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Longboat Key Wednesday, Oct. 21, 2009 8 years ago

Colony wants to remain independent

by: Kurt Schultheis Senior Editor

Longboat Key resident Manfred Welfonder, owner of MW Development & Investment Advisory Inc., a Sarasota-based real-estate development and investment company, says an international hospitality company is still interested in purchasing The Colony Beach & Tennis Resort and all of the owner’s assets for a teardown and rebuild of the entire property.

But Colony President and General Manager Katie Moulton said she and her father, Colony Chairman and owner Dr. Murray “Murf” Klauber, will do whatever it takes to keep a national flag from ever flying on the resort grounds.

The international hotel chain, Welfonder said, is still interested in the property, despite the fact that Klauber rebuffed the original undisclosed offer almost two years ago.

Welfonder originally proposed and presented a total renovation and funding proposal to Klauber and the resort’s association board in December 2007.

The client, whose name Welfonder said he cannot disclose, is “a major hospitality company” that is interested in a complete teardown with fractionalized opportunities.

“We are working on a revised proposal,” said Welfonder, who said the proposal to both Klauber and the association board would not include the numbers originally proposed. “Obviously, the closure of the resort and the foreclosure proceedings will result in the numbers not being the same.”

Welfonder’s company received a professional opinion from Sarasota architect Bruce Franklin two years ago, which recommended against a renovation of the current facilities, because if the units were found to need further repairs once work began, it would require future assessments from unit owners.

Last year, however, Klauber told The Longboat Observer that Welfonder’s proposal “won’t happen in my lifetime.” Klauber also believes that his resort’s 237 condominium units can be renovated and do not need to be torn down.

Klauber, who wants to renovate the facility with investors who are aligned with his vision for the property, says he has no intention of selling the property he has owned for more than 35 years.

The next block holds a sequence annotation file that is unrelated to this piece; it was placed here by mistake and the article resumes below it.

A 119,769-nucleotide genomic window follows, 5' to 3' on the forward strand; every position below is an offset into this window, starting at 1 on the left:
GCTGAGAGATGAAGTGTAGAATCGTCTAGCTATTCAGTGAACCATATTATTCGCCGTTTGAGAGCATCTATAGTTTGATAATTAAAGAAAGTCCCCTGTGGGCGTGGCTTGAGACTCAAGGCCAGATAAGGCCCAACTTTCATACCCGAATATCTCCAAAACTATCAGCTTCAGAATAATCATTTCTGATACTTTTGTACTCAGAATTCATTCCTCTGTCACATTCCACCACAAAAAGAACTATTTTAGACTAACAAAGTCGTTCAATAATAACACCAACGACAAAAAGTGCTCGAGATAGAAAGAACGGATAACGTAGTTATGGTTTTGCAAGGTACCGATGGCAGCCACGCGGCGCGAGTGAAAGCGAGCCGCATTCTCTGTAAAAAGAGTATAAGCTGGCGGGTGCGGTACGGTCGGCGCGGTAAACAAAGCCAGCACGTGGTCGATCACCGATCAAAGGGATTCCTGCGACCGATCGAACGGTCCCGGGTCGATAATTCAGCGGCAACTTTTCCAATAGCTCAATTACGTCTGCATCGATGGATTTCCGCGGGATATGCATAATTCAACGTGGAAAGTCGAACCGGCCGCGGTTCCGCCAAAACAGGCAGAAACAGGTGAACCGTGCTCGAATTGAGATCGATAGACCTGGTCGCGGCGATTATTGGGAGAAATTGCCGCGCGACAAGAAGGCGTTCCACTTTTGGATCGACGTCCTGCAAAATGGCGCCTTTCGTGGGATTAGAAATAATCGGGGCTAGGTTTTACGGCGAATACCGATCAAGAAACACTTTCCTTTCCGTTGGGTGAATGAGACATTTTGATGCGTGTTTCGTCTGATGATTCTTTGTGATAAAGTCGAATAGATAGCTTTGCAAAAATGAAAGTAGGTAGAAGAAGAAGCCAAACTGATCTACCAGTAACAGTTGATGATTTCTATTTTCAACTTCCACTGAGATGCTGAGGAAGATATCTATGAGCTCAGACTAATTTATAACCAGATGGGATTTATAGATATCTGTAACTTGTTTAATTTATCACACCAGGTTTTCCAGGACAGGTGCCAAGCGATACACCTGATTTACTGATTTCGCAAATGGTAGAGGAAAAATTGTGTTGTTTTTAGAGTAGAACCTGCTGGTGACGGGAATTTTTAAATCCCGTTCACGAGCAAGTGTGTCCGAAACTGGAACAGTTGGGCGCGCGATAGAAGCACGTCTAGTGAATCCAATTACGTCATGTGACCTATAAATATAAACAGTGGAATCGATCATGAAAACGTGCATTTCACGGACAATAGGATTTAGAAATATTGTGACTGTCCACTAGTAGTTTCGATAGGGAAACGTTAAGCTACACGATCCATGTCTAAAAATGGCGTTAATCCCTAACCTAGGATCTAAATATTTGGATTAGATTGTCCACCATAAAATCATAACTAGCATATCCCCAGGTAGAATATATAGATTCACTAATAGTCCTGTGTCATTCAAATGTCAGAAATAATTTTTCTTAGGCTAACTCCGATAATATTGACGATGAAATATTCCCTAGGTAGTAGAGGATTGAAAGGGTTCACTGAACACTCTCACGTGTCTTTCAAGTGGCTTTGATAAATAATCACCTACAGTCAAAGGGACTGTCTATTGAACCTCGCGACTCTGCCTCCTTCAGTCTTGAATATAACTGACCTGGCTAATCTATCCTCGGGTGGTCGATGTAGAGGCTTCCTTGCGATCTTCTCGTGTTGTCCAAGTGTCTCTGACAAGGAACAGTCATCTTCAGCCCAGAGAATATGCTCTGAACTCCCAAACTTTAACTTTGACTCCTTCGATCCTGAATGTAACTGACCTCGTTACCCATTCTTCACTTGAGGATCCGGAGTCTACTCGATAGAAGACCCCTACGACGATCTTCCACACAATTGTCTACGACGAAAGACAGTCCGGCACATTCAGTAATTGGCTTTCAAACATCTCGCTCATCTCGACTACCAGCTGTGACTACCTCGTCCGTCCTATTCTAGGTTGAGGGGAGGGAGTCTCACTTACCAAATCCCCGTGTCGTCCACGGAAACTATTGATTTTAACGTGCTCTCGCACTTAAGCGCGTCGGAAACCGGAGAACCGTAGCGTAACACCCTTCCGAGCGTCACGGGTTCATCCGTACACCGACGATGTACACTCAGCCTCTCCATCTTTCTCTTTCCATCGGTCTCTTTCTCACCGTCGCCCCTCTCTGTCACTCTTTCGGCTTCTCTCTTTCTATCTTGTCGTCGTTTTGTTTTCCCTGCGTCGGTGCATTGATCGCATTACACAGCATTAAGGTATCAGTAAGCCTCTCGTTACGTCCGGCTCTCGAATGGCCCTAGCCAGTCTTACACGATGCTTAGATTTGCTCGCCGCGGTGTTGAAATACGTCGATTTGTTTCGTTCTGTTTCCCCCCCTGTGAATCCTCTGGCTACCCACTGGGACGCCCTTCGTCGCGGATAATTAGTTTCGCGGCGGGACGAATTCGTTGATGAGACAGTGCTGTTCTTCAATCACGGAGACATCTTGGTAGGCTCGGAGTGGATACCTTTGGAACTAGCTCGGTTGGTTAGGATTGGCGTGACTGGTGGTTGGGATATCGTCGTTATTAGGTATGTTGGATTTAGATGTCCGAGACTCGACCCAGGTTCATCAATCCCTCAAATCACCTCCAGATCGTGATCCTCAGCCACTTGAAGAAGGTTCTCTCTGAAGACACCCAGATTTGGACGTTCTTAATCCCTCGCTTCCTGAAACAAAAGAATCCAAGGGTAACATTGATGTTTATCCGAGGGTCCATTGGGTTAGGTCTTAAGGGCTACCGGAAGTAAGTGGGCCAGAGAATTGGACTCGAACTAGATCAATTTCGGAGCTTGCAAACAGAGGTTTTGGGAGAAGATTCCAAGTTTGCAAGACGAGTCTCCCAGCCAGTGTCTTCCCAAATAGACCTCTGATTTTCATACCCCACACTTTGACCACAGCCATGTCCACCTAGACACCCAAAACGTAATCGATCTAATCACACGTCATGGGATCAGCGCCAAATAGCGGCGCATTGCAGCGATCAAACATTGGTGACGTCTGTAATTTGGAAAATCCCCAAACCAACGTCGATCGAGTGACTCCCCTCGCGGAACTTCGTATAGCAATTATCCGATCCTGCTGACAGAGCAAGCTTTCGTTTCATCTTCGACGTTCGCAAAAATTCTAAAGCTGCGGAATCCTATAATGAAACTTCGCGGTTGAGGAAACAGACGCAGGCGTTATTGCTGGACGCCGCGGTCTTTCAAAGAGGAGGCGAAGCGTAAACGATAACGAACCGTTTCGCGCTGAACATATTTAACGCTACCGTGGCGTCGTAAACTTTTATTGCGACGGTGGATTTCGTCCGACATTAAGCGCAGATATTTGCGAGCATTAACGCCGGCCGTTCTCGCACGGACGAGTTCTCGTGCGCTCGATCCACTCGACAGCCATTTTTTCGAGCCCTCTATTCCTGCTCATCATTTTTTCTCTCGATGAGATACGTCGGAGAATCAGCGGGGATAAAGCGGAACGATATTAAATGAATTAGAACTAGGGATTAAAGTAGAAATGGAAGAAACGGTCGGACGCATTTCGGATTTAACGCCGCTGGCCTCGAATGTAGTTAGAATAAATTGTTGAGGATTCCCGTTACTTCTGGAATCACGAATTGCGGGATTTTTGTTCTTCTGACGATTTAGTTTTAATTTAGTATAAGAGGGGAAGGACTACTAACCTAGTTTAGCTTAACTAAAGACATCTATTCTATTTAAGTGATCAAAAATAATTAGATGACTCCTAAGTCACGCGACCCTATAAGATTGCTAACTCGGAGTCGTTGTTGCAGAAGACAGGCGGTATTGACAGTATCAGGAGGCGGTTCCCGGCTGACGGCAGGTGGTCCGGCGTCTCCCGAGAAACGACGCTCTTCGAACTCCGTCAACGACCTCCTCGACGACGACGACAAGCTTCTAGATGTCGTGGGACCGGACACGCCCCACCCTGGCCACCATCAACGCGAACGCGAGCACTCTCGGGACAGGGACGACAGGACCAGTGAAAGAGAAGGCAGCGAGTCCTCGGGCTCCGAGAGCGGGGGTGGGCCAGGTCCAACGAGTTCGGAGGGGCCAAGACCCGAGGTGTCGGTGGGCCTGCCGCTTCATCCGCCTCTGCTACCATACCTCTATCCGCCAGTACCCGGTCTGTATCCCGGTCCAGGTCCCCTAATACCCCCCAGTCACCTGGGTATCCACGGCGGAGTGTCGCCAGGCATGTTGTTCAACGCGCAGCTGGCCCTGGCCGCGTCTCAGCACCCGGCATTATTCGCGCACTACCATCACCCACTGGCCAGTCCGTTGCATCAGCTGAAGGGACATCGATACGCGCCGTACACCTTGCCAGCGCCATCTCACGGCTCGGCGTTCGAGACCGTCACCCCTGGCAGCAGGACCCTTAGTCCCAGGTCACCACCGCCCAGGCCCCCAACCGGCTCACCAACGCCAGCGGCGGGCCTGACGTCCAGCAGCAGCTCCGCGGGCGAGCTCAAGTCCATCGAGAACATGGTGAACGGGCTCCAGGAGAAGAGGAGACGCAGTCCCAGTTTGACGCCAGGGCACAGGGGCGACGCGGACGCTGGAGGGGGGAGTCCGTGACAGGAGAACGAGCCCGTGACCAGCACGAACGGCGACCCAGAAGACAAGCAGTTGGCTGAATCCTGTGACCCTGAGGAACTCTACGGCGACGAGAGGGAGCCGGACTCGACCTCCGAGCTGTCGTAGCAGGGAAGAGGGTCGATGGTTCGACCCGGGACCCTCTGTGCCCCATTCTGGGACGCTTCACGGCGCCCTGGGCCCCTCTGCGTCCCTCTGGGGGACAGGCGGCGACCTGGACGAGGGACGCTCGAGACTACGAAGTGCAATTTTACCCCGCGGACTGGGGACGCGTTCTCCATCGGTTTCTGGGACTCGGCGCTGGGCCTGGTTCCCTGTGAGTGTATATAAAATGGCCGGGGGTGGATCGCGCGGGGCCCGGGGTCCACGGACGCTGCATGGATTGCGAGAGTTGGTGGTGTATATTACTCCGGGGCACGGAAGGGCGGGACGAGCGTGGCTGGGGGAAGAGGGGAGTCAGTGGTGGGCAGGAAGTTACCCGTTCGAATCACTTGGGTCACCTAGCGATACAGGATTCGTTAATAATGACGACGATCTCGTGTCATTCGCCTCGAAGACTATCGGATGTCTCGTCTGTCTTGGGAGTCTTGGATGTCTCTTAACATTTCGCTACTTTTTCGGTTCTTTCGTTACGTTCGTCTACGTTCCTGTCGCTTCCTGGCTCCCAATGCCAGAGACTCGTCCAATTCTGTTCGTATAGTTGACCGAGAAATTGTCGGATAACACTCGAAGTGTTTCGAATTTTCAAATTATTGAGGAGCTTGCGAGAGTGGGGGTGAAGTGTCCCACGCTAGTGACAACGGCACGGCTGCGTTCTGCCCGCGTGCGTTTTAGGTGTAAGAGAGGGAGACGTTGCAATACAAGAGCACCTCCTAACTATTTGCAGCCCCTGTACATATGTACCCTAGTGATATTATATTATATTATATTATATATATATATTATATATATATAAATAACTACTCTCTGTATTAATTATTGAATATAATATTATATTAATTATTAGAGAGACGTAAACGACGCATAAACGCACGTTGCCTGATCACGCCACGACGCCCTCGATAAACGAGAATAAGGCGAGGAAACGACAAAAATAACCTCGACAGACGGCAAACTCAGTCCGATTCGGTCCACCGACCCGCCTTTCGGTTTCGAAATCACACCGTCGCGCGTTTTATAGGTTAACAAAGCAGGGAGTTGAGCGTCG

Despite Klauber’s claims, Welfonder said his client will continue its pursuit of the resort, which shuttered its hotel operations in September.

“A leading international hospitality company continues its pursuit of the property,” said Welfonder, who said his client is willing to work with all involved parties, which now include Bank of America, the bank attempting to foreclose on Klauber’s assets and property on resort grounds.

Welfonder said he is upset the Colony has closed its doors, explaining that his client’s previous offer would have allowed Klauber to continue to operate the hotel for two full seasons or more before construction would begin.

“The closure of the Colony was avoidable,” Welfonder said.
Moulton, however, said she has not spoken to Welfonder in more than a year and is unaware of any future proposals from his client.

“We are working with a number of very qualified and viable financial-investment partners and continue to receive inquiries on a daily basis from interested parties,” Moulton said.
Moulton also confirmed that she and her father are only interested in offers that will allow the resort to continue to operate independently.

“Most of the investors we are speaking to understand the importance of maintaining an independent brand as opposed to putting a national flag or brand on the property,” said Moulton, who explained that having a national hotel chain run the property comes with a significant price tag. “Because our property is so unique, it makes sense to try and maintain the brand we have cultivated.”

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